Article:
Wednesday, June 19, 2013

Today's Lesson in Why One Shouldn't Trust Self-Identified "Independents"

Sean Hannity: "I'm not a Republican, though people often mistake me for one."

(From Political Wire, quoted from a Playboy interview I'm not going to click through to read).

Or, to quote John Sides:
The three myths [about independents] are:

1) Independents are the largest partisan group.

2) Independents are actually independent.

3) Change in the opinions of independents is always consequential.
Sean Hannity is perfectly free to call himself whatever he wants. But he is obviously a functional Republican.

Keep this in mind the next time someone tells you about how independents are a huge group of voters. For whatever reason, our political culture values calling oneself "independent," and discourages people from identifying themselves as party regulars -- if you ask people whether they vote the candidate or the party, an overwhelming majority will go with "candidate."

Our political behavior, on the other hand, demonstrates considerably partisan behavior -- most of us, most of the time, do in fact for party, not candidate.

All of which is not only very familiar to anyone who has studied the evidence, but should be obvious to anyone who listens to political actors talk.

A reminder of my good-enough way of thinking about how the actual electorate breaks down: it's one-third Republican, one-third Democratic, one-third independent...but that final one third is itself really one-third Republican, one-third Democratic, and one-third (and thus one-ninth overall) true independent. And what's more, those true independents are overwhelmingly the least informed and least attentive to politics; the stereotyped careful independent who carefully reads up on the issues and the candidates in order to make up her mind does exist, but she's a tiny, tiny, party of the electorate (I've never seen numbers, but I'm guessing some fraction of one percent).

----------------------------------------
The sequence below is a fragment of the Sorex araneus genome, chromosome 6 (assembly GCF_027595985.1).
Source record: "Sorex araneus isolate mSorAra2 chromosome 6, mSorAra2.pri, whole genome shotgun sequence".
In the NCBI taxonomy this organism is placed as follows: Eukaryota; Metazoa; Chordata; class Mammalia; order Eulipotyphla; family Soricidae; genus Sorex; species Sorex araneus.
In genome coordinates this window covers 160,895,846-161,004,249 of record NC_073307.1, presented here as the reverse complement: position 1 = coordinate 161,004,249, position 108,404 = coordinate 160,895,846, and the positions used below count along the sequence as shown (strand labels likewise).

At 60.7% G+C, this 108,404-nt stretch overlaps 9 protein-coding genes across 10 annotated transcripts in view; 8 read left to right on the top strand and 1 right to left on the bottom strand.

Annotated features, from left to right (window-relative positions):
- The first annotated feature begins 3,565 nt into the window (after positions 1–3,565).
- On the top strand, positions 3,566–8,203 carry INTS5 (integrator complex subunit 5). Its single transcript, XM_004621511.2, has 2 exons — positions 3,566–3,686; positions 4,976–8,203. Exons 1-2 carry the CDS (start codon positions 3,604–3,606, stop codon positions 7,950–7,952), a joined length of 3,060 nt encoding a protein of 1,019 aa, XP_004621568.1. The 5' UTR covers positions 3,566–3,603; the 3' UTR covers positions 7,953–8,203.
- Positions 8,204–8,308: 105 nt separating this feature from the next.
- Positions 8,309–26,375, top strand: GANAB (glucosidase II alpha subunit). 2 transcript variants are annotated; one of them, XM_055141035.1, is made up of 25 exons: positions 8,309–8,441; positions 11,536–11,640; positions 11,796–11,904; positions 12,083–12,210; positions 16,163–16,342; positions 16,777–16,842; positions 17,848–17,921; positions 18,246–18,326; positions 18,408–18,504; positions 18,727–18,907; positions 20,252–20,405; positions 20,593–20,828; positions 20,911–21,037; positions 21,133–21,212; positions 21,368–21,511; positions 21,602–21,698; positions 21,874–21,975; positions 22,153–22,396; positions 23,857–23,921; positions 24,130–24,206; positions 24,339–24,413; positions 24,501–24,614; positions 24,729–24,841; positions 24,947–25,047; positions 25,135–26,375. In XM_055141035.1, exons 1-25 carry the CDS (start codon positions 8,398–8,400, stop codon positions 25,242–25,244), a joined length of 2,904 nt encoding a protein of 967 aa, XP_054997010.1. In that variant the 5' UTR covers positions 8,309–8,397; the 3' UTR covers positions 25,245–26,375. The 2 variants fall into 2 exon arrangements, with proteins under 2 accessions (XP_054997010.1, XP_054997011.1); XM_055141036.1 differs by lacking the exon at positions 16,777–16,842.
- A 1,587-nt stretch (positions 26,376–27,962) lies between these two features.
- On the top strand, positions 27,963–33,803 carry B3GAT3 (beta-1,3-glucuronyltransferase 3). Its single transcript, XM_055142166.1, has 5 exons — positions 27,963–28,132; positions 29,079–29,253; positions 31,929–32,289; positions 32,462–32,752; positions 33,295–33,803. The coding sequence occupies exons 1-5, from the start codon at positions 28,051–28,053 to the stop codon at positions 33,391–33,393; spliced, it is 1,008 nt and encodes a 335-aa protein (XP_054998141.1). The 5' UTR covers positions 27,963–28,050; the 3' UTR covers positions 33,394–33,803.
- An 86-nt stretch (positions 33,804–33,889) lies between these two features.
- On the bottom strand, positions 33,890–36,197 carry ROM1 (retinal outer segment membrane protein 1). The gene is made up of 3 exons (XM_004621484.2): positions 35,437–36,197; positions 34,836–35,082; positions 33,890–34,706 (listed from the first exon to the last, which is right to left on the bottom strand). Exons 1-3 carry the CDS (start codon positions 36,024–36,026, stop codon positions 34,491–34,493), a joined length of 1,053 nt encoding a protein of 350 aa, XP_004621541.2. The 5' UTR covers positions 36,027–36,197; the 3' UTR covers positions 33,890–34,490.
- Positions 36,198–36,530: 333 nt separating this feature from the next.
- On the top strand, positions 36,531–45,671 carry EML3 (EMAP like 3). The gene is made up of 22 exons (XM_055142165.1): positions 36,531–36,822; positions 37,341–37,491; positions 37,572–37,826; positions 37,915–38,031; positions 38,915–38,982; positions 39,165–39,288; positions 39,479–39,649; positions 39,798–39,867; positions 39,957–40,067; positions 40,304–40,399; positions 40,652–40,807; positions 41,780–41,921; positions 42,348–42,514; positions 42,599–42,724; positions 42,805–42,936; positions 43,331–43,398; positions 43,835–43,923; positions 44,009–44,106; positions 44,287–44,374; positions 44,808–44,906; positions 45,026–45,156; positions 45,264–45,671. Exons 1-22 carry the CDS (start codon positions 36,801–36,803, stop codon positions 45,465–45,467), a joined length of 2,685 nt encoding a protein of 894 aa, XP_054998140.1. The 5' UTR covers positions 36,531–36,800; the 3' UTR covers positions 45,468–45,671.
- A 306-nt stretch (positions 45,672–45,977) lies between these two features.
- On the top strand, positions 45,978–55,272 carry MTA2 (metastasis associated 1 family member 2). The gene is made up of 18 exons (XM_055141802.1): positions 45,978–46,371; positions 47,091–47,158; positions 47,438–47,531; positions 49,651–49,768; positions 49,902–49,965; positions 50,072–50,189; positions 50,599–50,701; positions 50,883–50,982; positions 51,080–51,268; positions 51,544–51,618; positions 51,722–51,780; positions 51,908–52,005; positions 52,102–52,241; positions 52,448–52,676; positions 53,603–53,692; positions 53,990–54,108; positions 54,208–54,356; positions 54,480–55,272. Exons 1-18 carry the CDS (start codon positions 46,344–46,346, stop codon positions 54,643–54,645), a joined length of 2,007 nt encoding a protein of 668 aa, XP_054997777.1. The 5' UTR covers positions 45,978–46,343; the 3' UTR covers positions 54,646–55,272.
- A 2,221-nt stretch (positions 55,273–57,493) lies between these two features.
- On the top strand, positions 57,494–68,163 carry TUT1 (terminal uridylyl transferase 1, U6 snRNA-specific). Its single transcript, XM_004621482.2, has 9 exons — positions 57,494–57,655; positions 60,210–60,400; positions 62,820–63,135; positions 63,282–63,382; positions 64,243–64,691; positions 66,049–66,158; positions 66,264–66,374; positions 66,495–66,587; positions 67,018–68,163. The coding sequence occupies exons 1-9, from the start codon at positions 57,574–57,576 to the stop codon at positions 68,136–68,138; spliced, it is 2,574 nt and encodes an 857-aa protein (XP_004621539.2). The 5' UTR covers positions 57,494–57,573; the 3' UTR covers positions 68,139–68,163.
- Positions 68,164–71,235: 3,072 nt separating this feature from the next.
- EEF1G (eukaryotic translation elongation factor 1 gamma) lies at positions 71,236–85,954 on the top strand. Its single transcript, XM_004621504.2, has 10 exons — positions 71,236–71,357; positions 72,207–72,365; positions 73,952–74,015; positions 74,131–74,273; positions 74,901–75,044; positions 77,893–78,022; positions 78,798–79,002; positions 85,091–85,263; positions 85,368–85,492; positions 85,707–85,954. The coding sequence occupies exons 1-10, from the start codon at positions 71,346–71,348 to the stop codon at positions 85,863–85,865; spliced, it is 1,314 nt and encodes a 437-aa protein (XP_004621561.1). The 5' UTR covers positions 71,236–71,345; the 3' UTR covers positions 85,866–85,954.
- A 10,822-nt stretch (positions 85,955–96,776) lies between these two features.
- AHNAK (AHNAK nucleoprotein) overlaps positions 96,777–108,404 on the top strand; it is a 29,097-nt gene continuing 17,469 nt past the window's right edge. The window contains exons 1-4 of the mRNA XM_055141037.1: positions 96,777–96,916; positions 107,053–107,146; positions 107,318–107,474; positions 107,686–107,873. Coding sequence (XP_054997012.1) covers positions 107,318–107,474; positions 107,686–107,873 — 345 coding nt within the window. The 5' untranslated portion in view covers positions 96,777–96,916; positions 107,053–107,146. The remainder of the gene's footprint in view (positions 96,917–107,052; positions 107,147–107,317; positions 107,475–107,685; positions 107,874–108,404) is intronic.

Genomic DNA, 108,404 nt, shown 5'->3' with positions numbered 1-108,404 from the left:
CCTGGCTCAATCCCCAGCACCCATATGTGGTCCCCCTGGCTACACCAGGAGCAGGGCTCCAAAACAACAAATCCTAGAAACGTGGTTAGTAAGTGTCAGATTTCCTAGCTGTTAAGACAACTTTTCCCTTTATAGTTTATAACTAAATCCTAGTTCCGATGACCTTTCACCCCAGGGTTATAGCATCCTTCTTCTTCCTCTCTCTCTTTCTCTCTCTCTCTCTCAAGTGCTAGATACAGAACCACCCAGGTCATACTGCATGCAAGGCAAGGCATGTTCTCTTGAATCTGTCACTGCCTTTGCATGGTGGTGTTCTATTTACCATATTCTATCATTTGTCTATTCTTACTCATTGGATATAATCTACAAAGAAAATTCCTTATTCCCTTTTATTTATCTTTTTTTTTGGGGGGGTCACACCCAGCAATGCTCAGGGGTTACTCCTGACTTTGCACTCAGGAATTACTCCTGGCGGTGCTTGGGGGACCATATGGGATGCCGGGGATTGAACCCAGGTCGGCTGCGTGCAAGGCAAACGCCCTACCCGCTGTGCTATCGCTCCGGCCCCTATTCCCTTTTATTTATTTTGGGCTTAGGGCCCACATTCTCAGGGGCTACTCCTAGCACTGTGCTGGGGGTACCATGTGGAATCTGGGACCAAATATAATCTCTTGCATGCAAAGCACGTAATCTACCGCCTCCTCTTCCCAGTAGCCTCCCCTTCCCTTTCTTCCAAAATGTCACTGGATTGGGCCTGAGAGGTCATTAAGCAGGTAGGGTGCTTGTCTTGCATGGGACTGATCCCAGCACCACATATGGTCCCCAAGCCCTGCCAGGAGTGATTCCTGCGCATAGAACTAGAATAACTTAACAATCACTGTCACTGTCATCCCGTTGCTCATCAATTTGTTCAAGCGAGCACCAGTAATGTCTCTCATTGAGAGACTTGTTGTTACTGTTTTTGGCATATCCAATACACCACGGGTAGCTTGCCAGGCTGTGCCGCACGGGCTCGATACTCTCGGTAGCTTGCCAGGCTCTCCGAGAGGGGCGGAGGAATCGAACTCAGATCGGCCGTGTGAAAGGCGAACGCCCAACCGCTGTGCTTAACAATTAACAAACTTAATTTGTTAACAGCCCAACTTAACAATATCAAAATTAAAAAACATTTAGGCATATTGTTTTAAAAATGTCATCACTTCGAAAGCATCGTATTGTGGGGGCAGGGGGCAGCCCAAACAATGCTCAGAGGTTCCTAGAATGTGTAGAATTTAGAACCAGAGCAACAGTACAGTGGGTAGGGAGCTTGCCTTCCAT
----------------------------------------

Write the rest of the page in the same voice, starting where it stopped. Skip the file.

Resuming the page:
25 comments:

  1. While I agree with your general points, it should be noted that Hannity in this interview didn't claim to be an independent. He said he was a "registered Conservative," by which I think he meant simply a member of New York's Conservative Party.

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  2. Oh, I don't think that the portion of informed independents is that small. These are tendencies, not rules. 26% of "true" indies are "very" interested in campaigns, compared to 30-36% of the strong partisans. (Yes, they're exaggerating, too, but the tendency really isn't absolute) They are less than half as likely to claim to have talked to someone about their votes (24% vs 55-60%)...but a number of them still do.

    If I had to put a number on it, I'd put it around 3-4%. Not less than 1/10th of Indies, though.

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  3. Hey, I vote for the candidate and not the party!

    It's just a coincidence that all the candidates I vote for belong to the same party.

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  4. I think voters should always vote for the best candidate regardless of party. I also think that anyone who believes a Republican could be "the best candidate" must be brain-damaged.

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    1. I vote only for Republicans because of the anti-white/anti-male policies that Democrats almost all favor. When I realized the truth is when I quit splitting my vote. This self-interest is what a progressive refers to as "brain-damaged." Like many reformed liberals and reformed vote-splitting libertarians, it was an episode like the Tea Party "N-word" brouhaha that pushed me away permanently. Forever listening to the party of the CBC call me stupid is icing on the cake.